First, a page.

In Re BW's

  1. BW Resources can be depleted - a failed roll might still get you what you want, but costs you a recoverable point of your resources stat.
  2. the stat can be refreshed by work, or by sacrificing a point permanently to reset it.
  3. it's used with the randomization mechanics in the exact same way as a skill.
  4. it's a logarithmic scale.
  5. it can be raised by use - it explicitly represents purchasing and borrowing capacity, not cash on hand.

The downsides:

  1. loss of use of treasure as a reward. BW has a means for it, but it's more complex than just counting cash.
  2. It's no simpler in the long run, but can produce unrealistic situations if mishandled.
  3. Haggling and such have much reduced sense of accomplishment due to non-visible contribution to purchasing power
  4. lucky players can buy WAY too much.
  5. unlucky players go broke way too easily
  6. (BW specific) Recovery of resources can derail plot lines by time spent working to recover resources. For some, this is a benefit, but for many, a drawback
  7. (BW specific) Those who buy the most get rich automatically...

My group is about to switch over to using physical "currency" of some kind (probably poker chips, but who knows).

My biggest problem with keeping track of currency is the addition, subtraction, erasing, and rewriting. If you have a physical pile/stack, it is easy to gauge generally how many you have. Also, buying something is as easy as handing over the correct number of chips.

We won't be doing this for silver/copper. We might have 1g/10g/100g chips, but I'm not sure yet.

Side benefit: It feels way cooler to get handed physical money when you open the treasure chest.


I only use that system as I cannot be bothered with micro managing those details. I tend to have a ad-hoc system where depending on the character's background, they can get access to resources. There is a difference between available cash and net worth. A noble might have no gold but lots of land. That land is worth something but not till the harvest comes in. So, he may need to borrow money till that time. Once how their wealth is translated into cash, the rest is easy. If it is reasonable for the character to get it, they can. If it is a large transaction, it should be part of the role play and story.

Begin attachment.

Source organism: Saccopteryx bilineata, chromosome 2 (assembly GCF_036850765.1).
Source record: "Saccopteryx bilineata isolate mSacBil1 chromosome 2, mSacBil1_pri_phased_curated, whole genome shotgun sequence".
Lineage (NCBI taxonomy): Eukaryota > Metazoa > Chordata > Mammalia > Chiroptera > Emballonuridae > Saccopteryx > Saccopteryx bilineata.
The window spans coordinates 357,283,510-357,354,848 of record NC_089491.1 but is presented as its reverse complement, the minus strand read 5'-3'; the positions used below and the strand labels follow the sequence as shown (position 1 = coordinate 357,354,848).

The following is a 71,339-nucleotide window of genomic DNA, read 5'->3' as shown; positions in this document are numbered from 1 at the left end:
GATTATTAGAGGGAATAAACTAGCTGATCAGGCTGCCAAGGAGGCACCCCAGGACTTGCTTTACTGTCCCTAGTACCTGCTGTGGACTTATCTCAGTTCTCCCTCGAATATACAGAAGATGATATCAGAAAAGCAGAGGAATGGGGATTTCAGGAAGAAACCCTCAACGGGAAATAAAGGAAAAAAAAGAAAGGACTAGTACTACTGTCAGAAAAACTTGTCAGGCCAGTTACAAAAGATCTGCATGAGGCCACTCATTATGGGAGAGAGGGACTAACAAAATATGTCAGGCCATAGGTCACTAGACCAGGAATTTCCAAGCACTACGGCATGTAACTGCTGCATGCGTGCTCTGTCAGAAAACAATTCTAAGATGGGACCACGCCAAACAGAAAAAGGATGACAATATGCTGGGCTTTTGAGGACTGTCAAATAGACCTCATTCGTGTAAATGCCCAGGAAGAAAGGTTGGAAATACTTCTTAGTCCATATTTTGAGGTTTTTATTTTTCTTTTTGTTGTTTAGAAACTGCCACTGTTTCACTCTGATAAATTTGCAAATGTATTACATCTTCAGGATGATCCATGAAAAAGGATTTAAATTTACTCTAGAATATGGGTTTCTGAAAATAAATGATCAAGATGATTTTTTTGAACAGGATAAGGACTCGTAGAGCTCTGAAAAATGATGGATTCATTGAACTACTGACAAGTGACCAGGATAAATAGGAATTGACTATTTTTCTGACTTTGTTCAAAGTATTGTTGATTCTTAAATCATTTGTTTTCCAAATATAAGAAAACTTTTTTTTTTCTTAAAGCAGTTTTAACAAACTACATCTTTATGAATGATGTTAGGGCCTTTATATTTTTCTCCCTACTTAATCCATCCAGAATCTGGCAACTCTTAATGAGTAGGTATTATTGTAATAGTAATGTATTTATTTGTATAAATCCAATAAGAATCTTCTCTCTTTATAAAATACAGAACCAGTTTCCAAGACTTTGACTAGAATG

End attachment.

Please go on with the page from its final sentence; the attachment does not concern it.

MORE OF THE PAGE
Side note: Eclipse Phase has a whole system to deal with a reputation based economy (post-scarcity) similar to whuffies or Kudos. feel free to download the game (CC), and if you like it get a copy.

Mostly, I view money/cash/gold as a resource for the players to move the story along either as a facilitator or a hindrance depending on the story.


Rather than having a "wealth level" that goes up and down, why not simply have a die roll resolve whether something difficult to buy is successfully bought? If you want to allow players to become better at buying things, make it a skill that can be improved (representing either becoming a better bargain finder or accumulating more wealth). This introduces the interesting (side?) effect that players will have to choose whether to improve their buying skill or some other important skill.


Marvel Super Heroes used this type of wealth system. It was more of a roll to see if you can figure out how to afford an item based on its value. The pluses are that it allows you to focus on what is important. It elimnates the microtransactions from the game. You can still deal with the important purchases with out worring about a ledger. If you implement your system I would recommend a temporary hit as opposed to a big hit with the ability to purchase above their value for a permanent hit to wealth.

What becomes more important in this system is availablity. A rich player may be able to afford anything but finding what they want is the hard part. be it a rare part to a machine or a specific component for a magical ritual.


Part of what a system of delegation of wealth, which is what that seems to be for me, is it's not very role play heavy.

Describing the wealth to players can allow for some pretty simple "hooks" into later adventures. Dropping the amassed treasure into a number seems to take away a lot of the flavour for players, Randomly generating piles of coins, finding travellers checks already signed, a jewel statue and the hover scooter are treasure but it doesn't have the zing that it could. Buying things to furnish your home, caravan, war donkey or floating palace is important to round out the role playing aspect I think.

A gold ring. Simple blah.

A gold ring with what seems like Egyptian script written on the edge. Now that leads to the next possible adventure.